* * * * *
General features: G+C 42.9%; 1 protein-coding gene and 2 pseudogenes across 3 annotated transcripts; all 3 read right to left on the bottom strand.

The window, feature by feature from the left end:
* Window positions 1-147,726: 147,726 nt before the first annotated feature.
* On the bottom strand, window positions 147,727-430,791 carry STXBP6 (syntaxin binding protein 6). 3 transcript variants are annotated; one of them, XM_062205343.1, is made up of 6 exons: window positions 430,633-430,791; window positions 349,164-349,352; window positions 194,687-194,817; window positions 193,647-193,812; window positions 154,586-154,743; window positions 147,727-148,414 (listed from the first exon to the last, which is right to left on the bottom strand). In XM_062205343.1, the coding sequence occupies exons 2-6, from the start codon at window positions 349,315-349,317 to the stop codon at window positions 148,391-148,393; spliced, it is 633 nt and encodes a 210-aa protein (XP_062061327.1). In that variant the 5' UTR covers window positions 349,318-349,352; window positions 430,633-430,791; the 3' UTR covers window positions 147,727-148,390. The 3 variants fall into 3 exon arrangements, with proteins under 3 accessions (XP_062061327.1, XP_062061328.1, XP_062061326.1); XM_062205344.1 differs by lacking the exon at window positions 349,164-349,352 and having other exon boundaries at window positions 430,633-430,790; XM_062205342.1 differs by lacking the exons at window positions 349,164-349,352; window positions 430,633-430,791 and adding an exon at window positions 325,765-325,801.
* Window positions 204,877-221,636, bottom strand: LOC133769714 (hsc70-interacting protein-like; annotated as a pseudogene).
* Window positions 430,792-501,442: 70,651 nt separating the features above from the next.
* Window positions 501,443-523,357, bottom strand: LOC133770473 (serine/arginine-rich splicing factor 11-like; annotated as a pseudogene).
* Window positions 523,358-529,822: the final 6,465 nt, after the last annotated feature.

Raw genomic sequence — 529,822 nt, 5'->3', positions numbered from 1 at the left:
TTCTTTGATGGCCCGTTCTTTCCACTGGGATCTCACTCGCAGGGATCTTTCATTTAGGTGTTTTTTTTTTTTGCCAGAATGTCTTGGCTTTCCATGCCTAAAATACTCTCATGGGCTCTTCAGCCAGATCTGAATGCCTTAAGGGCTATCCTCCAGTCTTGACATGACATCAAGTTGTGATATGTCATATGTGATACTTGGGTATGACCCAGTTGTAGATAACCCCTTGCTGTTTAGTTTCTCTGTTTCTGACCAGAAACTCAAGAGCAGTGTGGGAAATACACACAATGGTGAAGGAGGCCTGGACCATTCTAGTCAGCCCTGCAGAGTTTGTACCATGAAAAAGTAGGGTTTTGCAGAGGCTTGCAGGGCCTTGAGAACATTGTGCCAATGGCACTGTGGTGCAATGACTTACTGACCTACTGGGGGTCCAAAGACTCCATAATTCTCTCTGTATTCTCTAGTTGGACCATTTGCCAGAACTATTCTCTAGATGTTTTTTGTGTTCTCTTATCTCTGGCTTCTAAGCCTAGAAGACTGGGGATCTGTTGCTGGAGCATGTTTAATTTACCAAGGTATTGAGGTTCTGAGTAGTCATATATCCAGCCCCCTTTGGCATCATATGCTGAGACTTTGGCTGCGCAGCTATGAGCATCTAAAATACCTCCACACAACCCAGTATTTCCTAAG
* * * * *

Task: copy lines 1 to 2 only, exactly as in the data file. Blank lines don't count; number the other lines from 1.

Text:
General features: G+C 42.9%; 1 protein-coding gene and 2 pseudogenes across 3 annotated transcripts; all 3 read right to left on the bottom strand.

The window, feature by feature from the left end: